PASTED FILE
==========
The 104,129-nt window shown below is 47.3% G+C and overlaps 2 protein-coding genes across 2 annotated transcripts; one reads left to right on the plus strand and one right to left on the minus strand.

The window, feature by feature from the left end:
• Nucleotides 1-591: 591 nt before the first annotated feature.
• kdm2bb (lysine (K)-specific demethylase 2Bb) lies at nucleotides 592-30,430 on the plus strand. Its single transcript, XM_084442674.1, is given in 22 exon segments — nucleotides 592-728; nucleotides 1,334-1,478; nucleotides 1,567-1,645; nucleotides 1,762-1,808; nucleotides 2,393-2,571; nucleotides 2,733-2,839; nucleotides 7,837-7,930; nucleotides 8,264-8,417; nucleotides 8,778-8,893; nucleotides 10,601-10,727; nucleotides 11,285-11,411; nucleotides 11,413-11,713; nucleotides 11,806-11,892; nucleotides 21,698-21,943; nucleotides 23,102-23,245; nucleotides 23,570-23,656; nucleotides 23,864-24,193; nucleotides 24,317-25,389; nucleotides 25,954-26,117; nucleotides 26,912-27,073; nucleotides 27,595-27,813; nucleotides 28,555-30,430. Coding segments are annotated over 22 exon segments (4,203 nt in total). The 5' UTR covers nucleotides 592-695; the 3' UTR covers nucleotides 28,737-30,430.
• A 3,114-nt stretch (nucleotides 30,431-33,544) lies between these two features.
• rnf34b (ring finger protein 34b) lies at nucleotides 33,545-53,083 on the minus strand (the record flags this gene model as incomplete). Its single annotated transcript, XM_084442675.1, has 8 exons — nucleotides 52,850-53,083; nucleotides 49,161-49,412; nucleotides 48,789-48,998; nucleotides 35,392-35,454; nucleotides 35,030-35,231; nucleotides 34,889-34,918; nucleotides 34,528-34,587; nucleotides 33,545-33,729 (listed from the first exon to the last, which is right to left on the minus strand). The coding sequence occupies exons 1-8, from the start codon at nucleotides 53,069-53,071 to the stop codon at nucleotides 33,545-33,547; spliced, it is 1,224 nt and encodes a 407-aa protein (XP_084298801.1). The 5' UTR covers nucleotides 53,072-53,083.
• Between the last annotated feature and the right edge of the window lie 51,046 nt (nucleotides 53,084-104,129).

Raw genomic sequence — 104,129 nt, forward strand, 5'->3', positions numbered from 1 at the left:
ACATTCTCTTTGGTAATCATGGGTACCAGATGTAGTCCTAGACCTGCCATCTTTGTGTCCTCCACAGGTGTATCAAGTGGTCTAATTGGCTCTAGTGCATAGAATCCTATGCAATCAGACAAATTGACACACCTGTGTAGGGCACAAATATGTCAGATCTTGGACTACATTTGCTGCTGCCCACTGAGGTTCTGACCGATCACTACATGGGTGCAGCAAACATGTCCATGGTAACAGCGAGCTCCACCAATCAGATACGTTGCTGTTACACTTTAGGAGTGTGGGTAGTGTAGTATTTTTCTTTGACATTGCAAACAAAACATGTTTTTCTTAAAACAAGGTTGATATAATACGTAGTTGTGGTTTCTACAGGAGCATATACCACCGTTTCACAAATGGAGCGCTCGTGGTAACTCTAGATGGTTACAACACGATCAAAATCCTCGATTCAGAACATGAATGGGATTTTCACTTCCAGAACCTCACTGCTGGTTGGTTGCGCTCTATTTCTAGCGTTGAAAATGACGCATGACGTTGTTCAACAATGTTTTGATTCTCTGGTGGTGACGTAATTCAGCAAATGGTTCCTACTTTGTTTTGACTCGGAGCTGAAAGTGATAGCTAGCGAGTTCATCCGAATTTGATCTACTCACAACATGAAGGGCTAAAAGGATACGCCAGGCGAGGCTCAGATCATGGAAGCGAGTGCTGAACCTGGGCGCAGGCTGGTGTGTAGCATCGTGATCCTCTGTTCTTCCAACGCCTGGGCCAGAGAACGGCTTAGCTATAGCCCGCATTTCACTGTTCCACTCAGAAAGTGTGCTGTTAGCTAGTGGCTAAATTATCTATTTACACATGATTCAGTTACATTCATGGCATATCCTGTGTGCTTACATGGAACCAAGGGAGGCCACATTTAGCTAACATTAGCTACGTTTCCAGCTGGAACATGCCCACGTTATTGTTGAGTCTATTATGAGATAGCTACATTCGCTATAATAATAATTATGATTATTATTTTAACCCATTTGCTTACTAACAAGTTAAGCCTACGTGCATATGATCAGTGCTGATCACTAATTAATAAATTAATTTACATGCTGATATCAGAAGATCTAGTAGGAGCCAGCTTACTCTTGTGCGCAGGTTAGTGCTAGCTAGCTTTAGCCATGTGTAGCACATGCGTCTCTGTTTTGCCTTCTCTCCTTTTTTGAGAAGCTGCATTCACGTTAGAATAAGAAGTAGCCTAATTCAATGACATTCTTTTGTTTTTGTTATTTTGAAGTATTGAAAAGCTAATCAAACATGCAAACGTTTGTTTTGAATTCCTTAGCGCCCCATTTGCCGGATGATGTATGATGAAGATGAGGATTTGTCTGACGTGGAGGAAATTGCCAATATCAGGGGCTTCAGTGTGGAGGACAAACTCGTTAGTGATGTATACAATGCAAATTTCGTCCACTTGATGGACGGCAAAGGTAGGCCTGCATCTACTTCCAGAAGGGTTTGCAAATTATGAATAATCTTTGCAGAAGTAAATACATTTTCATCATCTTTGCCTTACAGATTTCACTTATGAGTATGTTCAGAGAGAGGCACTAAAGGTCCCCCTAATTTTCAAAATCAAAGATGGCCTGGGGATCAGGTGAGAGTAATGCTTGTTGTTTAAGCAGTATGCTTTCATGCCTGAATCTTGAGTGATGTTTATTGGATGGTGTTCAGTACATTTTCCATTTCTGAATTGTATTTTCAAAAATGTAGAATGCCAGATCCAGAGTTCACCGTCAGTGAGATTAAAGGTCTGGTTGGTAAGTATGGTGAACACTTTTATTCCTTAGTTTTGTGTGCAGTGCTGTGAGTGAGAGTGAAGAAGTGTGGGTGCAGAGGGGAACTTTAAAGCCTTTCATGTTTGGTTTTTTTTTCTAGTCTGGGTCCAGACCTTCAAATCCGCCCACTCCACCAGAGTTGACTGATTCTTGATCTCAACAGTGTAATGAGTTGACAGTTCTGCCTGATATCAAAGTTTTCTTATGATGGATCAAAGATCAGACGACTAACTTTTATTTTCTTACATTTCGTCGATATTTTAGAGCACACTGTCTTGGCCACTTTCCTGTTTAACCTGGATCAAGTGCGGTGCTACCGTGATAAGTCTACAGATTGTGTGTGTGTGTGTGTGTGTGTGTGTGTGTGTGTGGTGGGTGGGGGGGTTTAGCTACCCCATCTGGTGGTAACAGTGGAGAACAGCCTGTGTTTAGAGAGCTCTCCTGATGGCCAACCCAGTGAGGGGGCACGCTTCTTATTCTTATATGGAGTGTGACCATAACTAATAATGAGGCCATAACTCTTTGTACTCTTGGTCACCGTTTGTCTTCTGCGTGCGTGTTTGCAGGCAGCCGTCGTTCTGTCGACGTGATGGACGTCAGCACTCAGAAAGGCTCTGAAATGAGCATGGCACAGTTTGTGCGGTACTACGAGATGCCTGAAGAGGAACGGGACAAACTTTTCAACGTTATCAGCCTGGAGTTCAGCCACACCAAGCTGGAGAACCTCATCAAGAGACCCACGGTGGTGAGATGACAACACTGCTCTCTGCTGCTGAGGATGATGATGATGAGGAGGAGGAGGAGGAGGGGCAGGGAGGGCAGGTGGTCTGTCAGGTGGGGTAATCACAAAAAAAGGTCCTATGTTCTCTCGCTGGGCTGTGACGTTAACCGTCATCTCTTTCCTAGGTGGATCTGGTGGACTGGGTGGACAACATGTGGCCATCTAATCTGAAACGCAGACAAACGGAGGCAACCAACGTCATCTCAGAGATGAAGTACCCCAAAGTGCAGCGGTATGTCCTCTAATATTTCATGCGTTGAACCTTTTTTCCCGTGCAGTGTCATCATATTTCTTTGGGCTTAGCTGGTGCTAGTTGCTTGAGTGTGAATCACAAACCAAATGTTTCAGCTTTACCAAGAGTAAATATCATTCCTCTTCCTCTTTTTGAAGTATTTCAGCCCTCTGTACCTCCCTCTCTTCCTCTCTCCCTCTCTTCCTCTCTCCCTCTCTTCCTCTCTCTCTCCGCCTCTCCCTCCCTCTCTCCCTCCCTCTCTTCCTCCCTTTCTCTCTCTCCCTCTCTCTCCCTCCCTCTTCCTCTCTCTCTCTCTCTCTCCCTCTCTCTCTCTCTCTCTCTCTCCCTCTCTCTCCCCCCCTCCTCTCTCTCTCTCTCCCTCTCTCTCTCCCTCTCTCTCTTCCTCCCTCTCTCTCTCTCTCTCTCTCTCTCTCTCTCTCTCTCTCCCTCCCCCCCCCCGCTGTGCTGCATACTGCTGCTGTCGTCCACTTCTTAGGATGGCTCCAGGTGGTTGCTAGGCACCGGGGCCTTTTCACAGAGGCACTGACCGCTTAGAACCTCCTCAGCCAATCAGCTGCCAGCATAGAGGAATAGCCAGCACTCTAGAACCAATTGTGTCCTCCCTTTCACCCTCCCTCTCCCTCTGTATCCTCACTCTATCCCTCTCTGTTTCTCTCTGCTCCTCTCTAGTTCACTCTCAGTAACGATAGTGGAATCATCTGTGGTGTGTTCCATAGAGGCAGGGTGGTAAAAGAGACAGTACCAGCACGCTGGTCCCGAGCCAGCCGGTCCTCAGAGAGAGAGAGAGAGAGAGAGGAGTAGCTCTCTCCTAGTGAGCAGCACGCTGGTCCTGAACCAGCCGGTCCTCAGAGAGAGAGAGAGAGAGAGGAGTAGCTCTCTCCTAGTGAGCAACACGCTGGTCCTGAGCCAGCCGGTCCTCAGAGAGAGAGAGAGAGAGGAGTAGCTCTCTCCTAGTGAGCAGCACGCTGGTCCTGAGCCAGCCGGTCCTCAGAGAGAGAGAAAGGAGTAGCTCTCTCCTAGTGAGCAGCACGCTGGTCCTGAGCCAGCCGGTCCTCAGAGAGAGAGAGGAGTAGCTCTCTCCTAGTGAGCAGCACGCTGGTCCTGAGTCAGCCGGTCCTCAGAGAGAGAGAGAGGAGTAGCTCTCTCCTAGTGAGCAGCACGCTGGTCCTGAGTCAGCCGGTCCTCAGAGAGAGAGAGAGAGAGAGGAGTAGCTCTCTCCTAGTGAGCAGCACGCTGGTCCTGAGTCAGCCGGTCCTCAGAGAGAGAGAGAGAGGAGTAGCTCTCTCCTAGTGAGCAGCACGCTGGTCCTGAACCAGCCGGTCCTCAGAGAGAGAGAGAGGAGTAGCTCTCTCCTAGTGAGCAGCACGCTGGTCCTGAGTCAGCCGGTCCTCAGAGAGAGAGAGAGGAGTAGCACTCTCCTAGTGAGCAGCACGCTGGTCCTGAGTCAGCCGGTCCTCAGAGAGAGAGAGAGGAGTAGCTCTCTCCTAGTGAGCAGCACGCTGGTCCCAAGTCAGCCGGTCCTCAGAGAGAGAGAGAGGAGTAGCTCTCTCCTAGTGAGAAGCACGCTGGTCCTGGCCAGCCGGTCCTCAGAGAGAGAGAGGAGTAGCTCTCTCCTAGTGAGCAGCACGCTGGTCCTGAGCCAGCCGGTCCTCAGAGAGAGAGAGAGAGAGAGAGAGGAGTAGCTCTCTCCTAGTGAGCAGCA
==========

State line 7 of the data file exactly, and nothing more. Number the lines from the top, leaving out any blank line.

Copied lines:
• Between the last annotated feature and the right edge of the window lie 51,046 nt (nucleotides 53,084-104,129).